Mr Cameron said he had good and bad news for councils
David Cameron has told council leaders they need to be more open about how they spend public money, urging a "new era of Google government".
Councils should publish details of spending on items as small as £500 to inform the public and identify future savings, the Conservative leader said.
Councils were efficient already, he said, but needed to deliver more for less in the new "age of austerity".
In return, he said a Tory government would give councils more powers.
"This new settlement between central government, local government and local people will be forged against a backdrop of austerity," he said in a speech to the Local Government Association's annual conference.
"But rather than entering into this challenge by pretending there will be more money and an easy ride after the election, we will enter into it with an honest assessment of how things are."
Mr Cameron said he had good and bad news for councils.
If elected, the Tories would give them substantial additional powers but they couldn't expect more money and would have to do more for less.
While they should make further savings, Mr Cameron said it was "idle and outdated" to assume that this must inevitably result in cutbacks in frontline services.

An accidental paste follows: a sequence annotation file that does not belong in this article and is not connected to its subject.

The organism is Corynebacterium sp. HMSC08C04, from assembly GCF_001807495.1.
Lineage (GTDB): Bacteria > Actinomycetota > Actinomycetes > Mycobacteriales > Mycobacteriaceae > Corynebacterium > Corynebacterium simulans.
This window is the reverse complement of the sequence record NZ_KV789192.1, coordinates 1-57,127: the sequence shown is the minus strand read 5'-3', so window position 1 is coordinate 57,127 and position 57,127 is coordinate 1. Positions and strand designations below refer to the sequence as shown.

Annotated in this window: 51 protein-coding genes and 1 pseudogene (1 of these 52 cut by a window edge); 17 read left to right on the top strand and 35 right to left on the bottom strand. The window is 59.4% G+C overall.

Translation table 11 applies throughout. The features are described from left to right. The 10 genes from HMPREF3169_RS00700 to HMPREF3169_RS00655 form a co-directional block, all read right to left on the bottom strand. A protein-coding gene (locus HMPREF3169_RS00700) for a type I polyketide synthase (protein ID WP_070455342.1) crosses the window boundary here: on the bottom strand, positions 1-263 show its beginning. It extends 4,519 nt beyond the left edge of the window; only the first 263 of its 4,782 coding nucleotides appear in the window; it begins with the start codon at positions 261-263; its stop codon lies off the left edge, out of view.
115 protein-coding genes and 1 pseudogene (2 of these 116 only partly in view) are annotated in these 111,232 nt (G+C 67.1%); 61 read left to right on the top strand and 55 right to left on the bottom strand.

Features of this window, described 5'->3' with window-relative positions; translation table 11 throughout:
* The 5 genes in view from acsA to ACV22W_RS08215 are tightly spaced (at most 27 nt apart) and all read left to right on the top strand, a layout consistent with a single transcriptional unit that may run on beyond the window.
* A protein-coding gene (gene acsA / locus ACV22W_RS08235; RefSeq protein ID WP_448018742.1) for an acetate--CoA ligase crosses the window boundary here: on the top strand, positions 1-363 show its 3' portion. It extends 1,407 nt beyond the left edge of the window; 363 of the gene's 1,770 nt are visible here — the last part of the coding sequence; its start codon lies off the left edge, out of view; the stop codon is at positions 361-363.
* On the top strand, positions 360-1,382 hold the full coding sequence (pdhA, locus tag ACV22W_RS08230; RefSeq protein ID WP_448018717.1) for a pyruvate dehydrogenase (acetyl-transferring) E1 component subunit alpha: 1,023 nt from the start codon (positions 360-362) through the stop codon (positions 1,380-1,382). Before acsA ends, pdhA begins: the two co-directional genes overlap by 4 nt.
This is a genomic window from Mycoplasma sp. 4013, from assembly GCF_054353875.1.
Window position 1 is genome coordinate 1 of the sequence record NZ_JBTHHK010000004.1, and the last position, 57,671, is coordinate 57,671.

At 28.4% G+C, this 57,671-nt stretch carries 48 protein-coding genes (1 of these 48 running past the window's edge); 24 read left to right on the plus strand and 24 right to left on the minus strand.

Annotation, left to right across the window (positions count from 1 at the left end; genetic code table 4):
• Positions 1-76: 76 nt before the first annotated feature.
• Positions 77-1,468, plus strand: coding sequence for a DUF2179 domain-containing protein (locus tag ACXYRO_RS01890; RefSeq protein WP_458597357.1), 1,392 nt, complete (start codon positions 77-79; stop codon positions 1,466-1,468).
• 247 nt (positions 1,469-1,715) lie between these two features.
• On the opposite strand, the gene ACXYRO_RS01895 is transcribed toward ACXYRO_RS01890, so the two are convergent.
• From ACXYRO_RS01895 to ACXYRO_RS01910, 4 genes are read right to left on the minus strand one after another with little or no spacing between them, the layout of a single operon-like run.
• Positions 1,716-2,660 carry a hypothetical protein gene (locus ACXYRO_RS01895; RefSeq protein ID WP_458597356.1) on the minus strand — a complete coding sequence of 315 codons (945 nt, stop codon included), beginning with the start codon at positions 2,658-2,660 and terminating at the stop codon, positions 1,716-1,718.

Councils must think innovatively about how to save money, by working more closely with neighbouring authorities and forming partnerships with businesses.
"Thirty years after Margaret Thatcher released a wave of initiative in the private sector, I want to see an equal surge of local entrepreneurialism in our public service."
Greater transparency was key to this process, he added.
By publishing details of their expenditure, councils would be able to demonstrate how efficient they were and, in some cases, encourage local suppliers to offer them better deals.
"The best thing about transparency is that it does not need massive outlay of costs.
"Along with you I want to bring in a new era of Google government."
He insisted his pledge to decentralise power from central government and regional agencies to councils was not an empty one but that, in turn, councils must look to hand more power to local communities.
He said he would scrap quangos like the Standards Board, give councils more housing and planning powers and allow them more freedom to raise and retain revenues.
"In place of the old centrally controlled regime we will have councils empowered to exercise their own judgement.
"This means that councils can do literally whatever the like as long as it is legal."
The Conservatives are the largest party in local government, after winning a further seven councils and an extra 244 council seats in last month's elections.